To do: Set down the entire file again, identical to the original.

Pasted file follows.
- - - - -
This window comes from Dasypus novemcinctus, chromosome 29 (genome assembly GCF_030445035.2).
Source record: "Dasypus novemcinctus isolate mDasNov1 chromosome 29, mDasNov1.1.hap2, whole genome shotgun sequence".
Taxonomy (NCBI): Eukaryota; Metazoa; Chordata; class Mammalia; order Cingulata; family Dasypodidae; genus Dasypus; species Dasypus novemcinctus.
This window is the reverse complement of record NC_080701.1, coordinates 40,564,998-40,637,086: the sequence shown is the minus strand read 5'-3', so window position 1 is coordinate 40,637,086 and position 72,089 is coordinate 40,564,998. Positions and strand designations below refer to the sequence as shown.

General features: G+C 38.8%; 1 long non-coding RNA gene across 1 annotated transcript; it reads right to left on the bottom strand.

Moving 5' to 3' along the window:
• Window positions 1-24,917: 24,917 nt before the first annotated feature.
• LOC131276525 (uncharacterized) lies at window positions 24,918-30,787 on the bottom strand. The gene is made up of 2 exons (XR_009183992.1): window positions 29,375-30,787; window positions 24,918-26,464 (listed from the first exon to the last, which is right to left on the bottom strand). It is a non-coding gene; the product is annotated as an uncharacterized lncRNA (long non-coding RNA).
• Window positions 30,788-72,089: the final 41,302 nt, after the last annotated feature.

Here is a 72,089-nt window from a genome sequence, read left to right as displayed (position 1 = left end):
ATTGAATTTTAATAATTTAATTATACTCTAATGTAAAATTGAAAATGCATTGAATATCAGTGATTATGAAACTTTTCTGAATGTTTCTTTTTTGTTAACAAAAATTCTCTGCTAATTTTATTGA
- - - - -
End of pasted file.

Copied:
This window comes from Dasypus novemcinctus, chromosome 29 (genome assembly GCF_030445035.2).
Source record: "Dasypus novemcinctus isolate mDasNov1 chromosome 29, mDasNov1.1.hap2, whole genome shotgun sequence".
Taxonomy (NCBI): Eukaryota; Metazoa; Chordata; class Mammalia; order Cingulata; family Dasypodidae; genus Dasypus; species Dasypus novemcinctus.
This window is the reverse complement of record NC_080701.1, coordinates 40,564,998-40,637,086: the sequence shown is the minus strand read 5'-3', so window position 1 is coordinate 40,637,086 and position 72,089 is coordinate 40,564,998. Positions and strand designations below refer to the sequence as shown.

General features: G+C 38.8%; 1 long non-coding RNA gene across 1 annotated transcript; it reads right to left on the bottom strand.

Moving 5' to 3' along the window:
• Window positions 1-24,917: 24,917 nt before the first annotated feature.
• LOC131276525 (uncharacterized) lies at window positions 24,918-30,787 on the bottom strand. The gene is made up of 2 exons (XR_009183992.1): window positions 29,375-30,787; window positions 24,918-26,464 (listed from the first exon to the last, which is right to left on the bottom strand). It is a non-coding gene; the product is annotated as an uncharacterized lncRNA (long non-coding RNA).
• Window positions 30,788-72,089: the final 41,302 nt, after the last annotated feature.

Here is a 72,089-nt window from a genome sequence, read left to right as displayed (position 1 = left end):
ATTGAATTTTAATAATTTAATTATACTCTAATGTAAAATTGAAAATGCATTGAATATCAGTGATTATGAAACTTTTCTGAATGTTTCTTTTTTGTTAACAAAAATTCTCTGCTAATTTTATTGA